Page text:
Pantha Du Prince
Black Noise


4.0
excellent

Review

by Adam Downer STAFF
February 26th, 2010 | 80 replies


Release Date: 2010 | Tracklist

Review Summary: Less "In McDonalds" than in "The Splendour," Black Noise sounds distinctly of the earth, an organic piece that wavers between warmth and menace without declaring either one the victor.

Last month, when Four Tet’s brilliant There Is Love In You dropped, the term “folk-hop,” a buzzword of ambiguous meaning, began to circulate as if this were the future, man. I mean, how cool does that sound? Techno music removed from the colder, more industrial aesthetic the genre tends to imply by placing it in an earthier context? An interesting idea to say the least, one that’s been applied before, but rarely as seamlessly as on Black Noise.

Black Noise, the latest album from German producer Pantha du Prince, is a record that sits in constant dialogue with the scene that produced Burial’s Untrue and Four Tet’s latest, but instead of being defined in concrete and metal, Black Noise sounds distinctly of the earth, clacking away at an unhurried pace, songs slowly blossoming as opposed to claustrophobically twitching. With song titles like “Lay in a Shimmer,” “Behind the Stars,” and “Bohemian Forest,” it’s clear that Black Noise is an album meant to sit as far away as possible from city life, less “In McDonalds” and more in “The Splendour,” one might say. It’s no coincidence that Pantha du Prince (aka Hendrik Weber) recruits Panda Bear (Noah Lennox) of Animal Collective to guest spot on a track. In an obvious representation of the album’s environment, the collaboration between the two artists (the startlingly immediate “Stick to My Side”) uses Noah Lennox’s familial tone to conjure the forest he’s been playing in throughout both his solo career and his tenure with Animal Collective. Black Noise creates its own fantastic forest, one specifically cast under a clear starry night where the false light allows the journey through it to hazily waver between light and dark.

Weber constructs this organic feel with hollow-log percussion and gently raining, reverb soaked lead lines, but the means are far less important than the end they achieve. Black Noise is a fairly homogeneous record, but differentiation is not at all what the album requires. In fact, the aforementioned Panda Bear collaboration is the only odd duck on the record, for unlike, say, “Walkabout” on Atlas Sound’s Logos, “Stick to My Side” interrupts a truly personal statement from a faceless individual by giving a clear voice to someone else. Black Noise works much better when Weber allows the soul of his works to remain ambiguous, making them charmingly distant without giving a definite answer as to the true emotion behind Black Noise. The wash of playfully percussive melodies and droning undercurrent characterize Black Noise as hypnotic, and the record’s surreal atmosphere constantly wavers between blissful and ominous, playing up elements of warmth and fear, sometimes at the same time. There are times tracks start blending together in a soft, contented smile, others when ticking blips and gunshot synths start contorting the smile into something slightly more sinister. It’s an indefinite personality, and one that allows Black Noise to open in new ways each time it’s revisited.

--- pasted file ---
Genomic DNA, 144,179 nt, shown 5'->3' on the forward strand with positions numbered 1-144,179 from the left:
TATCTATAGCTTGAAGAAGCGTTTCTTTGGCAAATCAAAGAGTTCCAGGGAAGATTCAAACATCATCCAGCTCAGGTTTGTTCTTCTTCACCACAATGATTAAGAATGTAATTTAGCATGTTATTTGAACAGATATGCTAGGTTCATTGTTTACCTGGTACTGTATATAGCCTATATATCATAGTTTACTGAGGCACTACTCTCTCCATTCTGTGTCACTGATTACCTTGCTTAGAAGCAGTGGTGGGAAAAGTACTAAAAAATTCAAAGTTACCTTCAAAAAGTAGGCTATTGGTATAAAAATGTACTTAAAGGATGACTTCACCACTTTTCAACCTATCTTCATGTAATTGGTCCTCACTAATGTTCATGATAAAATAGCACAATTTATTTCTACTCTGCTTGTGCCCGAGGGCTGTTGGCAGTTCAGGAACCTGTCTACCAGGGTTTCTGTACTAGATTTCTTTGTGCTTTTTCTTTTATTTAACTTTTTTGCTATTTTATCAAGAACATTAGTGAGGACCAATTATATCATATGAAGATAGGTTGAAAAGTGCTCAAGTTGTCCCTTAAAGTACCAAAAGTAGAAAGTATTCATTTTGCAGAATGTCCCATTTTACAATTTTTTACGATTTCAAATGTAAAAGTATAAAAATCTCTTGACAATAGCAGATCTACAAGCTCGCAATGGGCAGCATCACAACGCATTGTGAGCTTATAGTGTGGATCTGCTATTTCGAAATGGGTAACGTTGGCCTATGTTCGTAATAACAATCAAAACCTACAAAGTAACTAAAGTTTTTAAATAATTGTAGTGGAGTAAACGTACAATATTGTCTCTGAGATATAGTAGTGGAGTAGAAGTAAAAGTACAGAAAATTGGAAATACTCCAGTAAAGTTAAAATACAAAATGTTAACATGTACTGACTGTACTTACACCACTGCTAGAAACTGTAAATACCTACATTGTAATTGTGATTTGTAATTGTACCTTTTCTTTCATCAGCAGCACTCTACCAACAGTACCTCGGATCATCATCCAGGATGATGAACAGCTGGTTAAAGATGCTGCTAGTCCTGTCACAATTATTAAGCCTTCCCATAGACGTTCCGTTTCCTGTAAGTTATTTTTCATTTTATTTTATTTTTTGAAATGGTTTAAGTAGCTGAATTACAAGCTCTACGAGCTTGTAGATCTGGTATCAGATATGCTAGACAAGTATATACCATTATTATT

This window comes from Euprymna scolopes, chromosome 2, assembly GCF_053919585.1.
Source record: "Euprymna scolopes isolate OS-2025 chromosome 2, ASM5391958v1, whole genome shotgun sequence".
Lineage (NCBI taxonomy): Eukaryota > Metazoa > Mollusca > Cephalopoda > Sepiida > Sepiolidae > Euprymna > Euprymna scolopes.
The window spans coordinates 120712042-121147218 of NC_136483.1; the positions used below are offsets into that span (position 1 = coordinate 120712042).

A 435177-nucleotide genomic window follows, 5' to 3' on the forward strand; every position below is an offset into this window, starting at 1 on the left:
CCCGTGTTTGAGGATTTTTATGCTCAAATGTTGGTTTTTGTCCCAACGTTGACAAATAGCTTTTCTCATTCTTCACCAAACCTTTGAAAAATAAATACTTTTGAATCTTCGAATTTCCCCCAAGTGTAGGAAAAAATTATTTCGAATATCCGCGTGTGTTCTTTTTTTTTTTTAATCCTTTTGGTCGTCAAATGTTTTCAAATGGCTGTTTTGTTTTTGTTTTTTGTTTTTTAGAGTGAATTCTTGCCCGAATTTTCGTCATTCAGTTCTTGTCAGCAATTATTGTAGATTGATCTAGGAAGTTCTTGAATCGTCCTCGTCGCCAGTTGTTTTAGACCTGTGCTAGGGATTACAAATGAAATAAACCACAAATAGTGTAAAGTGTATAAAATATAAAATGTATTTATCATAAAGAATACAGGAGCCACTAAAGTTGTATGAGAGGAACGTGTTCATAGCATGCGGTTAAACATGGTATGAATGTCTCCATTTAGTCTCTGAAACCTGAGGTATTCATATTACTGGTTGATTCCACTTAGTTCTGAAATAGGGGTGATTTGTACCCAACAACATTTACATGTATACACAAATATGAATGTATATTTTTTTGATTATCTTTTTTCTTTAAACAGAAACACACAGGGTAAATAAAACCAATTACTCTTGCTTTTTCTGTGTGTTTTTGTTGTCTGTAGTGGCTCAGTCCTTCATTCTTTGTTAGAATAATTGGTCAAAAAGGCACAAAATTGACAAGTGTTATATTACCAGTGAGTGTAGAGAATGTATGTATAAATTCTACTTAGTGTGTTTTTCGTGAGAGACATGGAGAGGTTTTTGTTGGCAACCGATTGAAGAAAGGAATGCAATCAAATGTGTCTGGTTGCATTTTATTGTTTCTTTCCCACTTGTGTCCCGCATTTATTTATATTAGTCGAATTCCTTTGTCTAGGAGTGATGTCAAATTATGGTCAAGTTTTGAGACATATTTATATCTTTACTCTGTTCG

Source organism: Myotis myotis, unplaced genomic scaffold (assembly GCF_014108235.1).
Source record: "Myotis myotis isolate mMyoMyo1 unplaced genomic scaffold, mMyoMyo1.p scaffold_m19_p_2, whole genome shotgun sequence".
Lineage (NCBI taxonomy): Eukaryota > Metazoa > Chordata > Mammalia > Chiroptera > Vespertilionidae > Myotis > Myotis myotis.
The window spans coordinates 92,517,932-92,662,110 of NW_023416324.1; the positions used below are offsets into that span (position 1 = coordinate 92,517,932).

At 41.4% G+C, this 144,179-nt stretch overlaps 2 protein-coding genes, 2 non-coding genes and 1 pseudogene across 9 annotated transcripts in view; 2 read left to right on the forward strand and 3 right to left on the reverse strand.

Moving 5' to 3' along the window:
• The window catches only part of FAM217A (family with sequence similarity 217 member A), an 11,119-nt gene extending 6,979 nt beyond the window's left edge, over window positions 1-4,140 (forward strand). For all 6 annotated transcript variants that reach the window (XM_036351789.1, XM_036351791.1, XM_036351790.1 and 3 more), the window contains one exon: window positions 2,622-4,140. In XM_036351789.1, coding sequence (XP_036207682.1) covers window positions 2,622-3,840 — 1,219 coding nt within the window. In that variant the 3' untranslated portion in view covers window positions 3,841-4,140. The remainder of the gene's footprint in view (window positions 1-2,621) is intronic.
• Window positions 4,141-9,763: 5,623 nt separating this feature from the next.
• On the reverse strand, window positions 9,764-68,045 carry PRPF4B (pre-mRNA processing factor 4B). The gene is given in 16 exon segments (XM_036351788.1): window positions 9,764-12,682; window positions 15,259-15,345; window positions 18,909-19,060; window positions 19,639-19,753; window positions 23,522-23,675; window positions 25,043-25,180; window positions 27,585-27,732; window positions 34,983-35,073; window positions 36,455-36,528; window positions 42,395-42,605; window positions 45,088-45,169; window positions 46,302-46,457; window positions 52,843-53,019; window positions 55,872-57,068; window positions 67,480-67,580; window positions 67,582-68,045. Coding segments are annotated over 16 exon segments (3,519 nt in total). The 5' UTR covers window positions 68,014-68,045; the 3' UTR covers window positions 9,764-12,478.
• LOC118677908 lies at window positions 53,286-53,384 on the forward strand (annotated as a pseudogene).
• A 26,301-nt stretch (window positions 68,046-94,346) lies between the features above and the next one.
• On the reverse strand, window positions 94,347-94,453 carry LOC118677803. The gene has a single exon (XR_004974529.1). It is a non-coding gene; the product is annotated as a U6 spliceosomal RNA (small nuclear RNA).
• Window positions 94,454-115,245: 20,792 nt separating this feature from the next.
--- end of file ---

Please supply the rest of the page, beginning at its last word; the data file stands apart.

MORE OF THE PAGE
It’s on these subsequent listens where the benefits of such attention are reaped. Black Noise has a knack for rewarding both active or passive listening, whether you wish to scrutinize just how intricate these arrangements are or let them drift over you and go along for the ride. The latter approach will render Black Noise entirely mesmerizing, and the former approach will show just exactly how it's that mesmerizing. Either way, Black Noise is something worth delving into. It is something intensely personal and emotionally gray, but it’s also grounded, accessible enough to welcome you inside. What you get from that point on, however, is entirely up to you.